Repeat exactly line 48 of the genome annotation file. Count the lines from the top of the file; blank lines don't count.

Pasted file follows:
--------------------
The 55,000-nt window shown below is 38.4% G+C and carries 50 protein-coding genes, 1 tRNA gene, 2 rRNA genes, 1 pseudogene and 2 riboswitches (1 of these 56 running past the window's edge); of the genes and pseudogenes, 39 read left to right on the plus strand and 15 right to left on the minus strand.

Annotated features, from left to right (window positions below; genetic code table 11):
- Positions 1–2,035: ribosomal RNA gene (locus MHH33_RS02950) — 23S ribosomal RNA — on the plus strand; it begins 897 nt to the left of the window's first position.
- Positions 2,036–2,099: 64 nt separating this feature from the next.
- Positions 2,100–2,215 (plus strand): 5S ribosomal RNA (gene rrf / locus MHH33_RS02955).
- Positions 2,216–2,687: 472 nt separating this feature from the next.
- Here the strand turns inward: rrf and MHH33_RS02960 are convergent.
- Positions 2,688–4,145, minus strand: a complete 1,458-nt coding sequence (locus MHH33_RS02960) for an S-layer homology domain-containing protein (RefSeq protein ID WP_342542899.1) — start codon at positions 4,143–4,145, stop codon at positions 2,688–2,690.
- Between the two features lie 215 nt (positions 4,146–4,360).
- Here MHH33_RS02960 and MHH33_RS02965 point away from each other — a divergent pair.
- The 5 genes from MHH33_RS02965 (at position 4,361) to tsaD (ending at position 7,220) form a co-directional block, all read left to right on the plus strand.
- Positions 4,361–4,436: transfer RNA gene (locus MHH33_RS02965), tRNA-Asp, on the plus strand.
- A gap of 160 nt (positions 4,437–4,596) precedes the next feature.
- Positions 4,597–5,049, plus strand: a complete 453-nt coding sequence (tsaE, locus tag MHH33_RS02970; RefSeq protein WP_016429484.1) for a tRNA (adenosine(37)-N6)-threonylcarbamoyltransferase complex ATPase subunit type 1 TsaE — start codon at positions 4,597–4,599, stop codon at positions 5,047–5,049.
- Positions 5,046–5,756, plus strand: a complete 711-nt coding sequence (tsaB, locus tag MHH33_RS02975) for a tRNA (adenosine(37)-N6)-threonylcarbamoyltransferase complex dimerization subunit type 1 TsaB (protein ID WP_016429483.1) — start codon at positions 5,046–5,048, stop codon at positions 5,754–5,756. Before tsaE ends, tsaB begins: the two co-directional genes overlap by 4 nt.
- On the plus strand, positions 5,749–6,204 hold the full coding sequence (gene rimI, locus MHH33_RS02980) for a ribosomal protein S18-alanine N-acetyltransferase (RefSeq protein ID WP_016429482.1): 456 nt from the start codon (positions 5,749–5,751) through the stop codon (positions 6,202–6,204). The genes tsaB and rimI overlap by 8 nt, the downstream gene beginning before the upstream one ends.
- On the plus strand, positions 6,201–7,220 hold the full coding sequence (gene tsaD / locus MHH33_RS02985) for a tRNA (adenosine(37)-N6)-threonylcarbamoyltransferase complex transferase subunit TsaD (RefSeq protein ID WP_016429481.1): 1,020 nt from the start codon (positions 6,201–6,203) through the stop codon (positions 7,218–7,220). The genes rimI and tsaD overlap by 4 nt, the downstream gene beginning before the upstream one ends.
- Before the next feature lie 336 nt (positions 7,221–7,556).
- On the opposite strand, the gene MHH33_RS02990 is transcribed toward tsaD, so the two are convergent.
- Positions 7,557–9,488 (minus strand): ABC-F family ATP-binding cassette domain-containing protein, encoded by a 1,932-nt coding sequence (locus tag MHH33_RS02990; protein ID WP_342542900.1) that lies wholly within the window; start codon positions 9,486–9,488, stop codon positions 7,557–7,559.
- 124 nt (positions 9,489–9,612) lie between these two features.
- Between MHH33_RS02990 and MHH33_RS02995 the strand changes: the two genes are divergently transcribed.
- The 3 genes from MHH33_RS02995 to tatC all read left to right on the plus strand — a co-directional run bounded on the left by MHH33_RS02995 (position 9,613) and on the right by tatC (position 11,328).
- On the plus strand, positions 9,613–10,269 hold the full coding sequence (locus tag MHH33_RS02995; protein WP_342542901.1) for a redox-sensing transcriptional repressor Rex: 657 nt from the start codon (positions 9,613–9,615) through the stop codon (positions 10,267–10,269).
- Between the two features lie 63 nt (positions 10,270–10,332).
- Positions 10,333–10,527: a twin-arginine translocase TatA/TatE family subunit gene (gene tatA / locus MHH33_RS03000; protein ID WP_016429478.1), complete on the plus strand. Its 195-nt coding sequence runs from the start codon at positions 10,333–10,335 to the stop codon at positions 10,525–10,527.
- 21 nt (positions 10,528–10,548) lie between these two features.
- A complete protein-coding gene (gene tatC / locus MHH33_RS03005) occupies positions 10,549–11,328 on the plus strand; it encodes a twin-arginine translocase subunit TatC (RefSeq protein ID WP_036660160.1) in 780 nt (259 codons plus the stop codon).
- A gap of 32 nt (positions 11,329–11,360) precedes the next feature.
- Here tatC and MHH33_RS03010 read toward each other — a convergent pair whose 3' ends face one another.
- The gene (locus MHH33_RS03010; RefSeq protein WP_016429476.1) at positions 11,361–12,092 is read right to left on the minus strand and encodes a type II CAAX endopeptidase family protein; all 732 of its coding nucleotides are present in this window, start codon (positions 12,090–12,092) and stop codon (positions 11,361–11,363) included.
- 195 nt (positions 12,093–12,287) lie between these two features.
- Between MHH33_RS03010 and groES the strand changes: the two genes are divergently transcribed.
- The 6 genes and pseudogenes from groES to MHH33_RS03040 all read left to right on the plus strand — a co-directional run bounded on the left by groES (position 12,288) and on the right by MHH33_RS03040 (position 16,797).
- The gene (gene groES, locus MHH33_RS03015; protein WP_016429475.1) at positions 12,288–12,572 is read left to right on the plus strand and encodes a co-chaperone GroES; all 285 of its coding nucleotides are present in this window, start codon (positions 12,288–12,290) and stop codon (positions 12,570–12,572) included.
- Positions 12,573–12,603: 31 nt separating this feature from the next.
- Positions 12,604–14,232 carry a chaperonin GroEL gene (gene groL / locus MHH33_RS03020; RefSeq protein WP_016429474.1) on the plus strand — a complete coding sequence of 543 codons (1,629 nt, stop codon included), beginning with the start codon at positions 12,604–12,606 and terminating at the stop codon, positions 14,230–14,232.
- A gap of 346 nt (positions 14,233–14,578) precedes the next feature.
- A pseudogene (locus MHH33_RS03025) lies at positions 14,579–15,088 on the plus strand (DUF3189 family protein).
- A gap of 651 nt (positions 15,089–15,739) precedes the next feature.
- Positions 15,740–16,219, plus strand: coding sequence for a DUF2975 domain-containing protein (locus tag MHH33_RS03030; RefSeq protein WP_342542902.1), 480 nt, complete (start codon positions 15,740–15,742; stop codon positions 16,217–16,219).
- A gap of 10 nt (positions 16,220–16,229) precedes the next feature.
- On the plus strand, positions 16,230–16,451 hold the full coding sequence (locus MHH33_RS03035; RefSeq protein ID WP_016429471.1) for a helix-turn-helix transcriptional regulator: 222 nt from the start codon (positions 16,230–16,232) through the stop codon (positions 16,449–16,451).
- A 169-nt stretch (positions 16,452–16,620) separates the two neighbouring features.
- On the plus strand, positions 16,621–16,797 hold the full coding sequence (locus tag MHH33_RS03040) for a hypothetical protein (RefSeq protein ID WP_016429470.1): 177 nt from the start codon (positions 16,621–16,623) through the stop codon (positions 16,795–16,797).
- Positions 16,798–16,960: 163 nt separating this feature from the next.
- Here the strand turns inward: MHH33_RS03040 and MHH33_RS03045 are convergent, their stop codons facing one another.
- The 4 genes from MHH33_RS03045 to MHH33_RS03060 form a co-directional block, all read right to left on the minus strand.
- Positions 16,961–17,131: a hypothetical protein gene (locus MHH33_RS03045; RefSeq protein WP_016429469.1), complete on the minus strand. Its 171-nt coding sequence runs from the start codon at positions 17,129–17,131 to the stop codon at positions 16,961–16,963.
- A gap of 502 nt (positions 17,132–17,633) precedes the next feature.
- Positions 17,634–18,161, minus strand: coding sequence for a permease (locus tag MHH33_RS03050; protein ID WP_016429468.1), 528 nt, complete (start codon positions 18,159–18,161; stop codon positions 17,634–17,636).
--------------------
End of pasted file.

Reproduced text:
- The 4 genes from MHH33_RS03045 to MHH33_RS03060 form a co-directional block, all read right to left on the minus strand.